In front of a sweeping view of the $7.2 billion Bay Bridge construction project, leaders of major labor and manufacturing groups held a press conference Monday to launch a new campaign challenging the offshoring of public infrastructure projects. The effort, entitled “Should Be Made in America,”plans to use the iconic new east span of the bridge a rallying symbol, given that much of it was manufactured in China.
The nationwide campaign, organized by the Alliance for American Manufacturing (AAM) and the United Steelworkers (USW), kicked off with two Oakland billboards noting the “100% Foreign Steel” used in the project. Organizers want policymakers to consider the broader economic advantages of sourcing domestically, not just the lower bids received from foreign, often Chinese firms.
AAM Executive Director Scott Paul:
Our campaign is designed to spark changes in federal, state, and local procurement policies. We are engaging the American public with real and practical ideas about how taxpayer money should be spent on rebuilding our nation. The problems with the Bay Bridge project could have been avoided if California officials had made it in America. Instead, the project is costing American jobs, undermining California’s environmental goals, and facing numerous delays.
The USW was particularly critical of the decision, given how helpful sourcing the project domestically would have been for its members.
USW District 12 Director Bob LaVenture:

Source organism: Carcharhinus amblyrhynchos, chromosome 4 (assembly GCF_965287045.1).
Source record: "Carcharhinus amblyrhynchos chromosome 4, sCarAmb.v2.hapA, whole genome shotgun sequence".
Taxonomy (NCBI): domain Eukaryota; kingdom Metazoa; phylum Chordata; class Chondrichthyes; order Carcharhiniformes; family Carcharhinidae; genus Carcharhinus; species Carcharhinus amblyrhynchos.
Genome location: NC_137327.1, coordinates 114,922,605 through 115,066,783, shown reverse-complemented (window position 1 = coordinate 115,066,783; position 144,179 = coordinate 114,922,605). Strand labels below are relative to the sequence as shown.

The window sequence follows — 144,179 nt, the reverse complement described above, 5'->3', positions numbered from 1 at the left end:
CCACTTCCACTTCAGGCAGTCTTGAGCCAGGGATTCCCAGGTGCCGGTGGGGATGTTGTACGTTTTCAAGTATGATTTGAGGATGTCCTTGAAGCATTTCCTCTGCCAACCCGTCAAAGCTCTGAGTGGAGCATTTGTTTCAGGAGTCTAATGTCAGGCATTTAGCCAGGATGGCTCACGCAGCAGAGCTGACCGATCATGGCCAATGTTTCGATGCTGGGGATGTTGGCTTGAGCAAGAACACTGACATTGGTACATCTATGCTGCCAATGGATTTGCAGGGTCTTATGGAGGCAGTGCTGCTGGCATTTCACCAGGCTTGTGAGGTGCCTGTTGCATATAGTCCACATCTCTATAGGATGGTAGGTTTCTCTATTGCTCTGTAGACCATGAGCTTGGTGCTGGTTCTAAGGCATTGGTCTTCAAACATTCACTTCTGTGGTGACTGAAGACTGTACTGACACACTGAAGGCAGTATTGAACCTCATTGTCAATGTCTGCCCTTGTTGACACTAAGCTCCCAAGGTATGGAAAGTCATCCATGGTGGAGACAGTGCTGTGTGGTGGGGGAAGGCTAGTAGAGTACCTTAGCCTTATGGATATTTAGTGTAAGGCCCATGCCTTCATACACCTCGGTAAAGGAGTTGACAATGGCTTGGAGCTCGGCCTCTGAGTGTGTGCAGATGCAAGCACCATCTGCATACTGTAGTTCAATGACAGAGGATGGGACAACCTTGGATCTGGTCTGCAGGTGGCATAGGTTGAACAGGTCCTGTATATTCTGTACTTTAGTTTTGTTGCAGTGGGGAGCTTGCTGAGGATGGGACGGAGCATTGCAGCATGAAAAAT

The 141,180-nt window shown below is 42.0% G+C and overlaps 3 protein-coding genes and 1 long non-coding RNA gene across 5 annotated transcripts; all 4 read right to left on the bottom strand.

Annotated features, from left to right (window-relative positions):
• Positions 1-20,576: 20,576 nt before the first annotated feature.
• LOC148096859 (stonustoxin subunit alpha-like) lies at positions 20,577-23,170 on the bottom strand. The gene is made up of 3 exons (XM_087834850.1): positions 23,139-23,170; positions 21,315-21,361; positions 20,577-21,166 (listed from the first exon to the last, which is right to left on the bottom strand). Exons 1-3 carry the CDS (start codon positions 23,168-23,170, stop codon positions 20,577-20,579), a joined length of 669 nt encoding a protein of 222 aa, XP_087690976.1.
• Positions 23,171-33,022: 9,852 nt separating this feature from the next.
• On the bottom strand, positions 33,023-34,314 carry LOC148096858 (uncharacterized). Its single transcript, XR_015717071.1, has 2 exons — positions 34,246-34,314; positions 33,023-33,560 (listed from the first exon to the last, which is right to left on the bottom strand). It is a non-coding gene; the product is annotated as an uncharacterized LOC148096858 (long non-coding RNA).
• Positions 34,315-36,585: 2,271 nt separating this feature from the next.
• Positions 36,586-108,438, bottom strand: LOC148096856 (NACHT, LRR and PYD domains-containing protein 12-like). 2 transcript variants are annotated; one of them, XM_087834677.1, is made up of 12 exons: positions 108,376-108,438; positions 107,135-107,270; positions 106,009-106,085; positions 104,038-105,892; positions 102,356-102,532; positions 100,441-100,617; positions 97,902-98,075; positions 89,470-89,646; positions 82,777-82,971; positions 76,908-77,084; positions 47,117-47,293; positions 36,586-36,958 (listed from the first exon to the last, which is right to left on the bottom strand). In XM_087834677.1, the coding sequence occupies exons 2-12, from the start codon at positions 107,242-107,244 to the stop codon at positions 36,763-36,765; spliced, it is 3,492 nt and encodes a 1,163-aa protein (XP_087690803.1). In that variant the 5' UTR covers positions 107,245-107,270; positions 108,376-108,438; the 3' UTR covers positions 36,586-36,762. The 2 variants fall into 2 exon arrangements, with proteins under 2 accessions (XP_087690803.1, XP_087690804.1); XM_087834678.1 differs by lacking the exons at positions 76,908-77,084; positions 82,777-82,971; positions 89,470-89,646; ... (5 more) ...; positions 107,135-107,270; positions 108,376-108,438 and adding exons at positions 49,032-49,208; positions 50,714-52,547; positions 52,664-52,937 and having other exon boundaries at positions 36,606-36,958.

The foreign steel was produced and fabricated in giant steel modules that made a 22-day journey across the Pacific Ocean to be welded in place to form the most expensive project in California history. The steel manufacturing could have been done here to benefit American workers, but Caltrans and the state’s political leadership failed in their economic vision.
Some elected officials are already embracing infrastructure insourcing. Alameda-Contra Costa Transit District Director-at-Large Joel Young spoke of his recent efforts to insource the manufacturing of at least $16.4 million worth of district buses from a Belgium-based firm to the Hayward-based Gillig. The deal will keep their full staff, which includes members of IBT Local 853 and IUPAT District 16, working for at least a year.
California will be spending billions on infrastructure over the next few decades. We need to invest those dollars in our communities to create jobs. When we put Californians to work, we generate revenue for the state and we spend less on our social safety net. It’s common sense.
Also participating in the event were the Blue Green Alliance, Oregon Iron Works, and the California Fair Trade Coalition (CFTC).
Beyond putting Californians to work, the CFTC is concerned that accepting bids from Chinese firms perpetuates a system of worker and environmental exploitation that allows cheaper production. Additionally, predatory trade practices such as currency manipulation and state industrial subsidies make it even more difficult for American workers to compete. Leveling the playing field will not only make it easier to create U.S. jobs, but will help put international pressure on China to improve labor practices and promote healthier communities.
But with over 12% unemployment in California, creating jobs is key.
California Labor Federation Executive Secretary-Treasurer Art Pulaski:
No workers in the world are more productive than California workers. The Bay Bridge should have been 100% Made in America. Unfortunately, that didn’t happen. Our leaders must not make that mistake again.
Taxpayer dollars shouldn’t subsidize outsourcing. Those dollars should be putting Californians to work.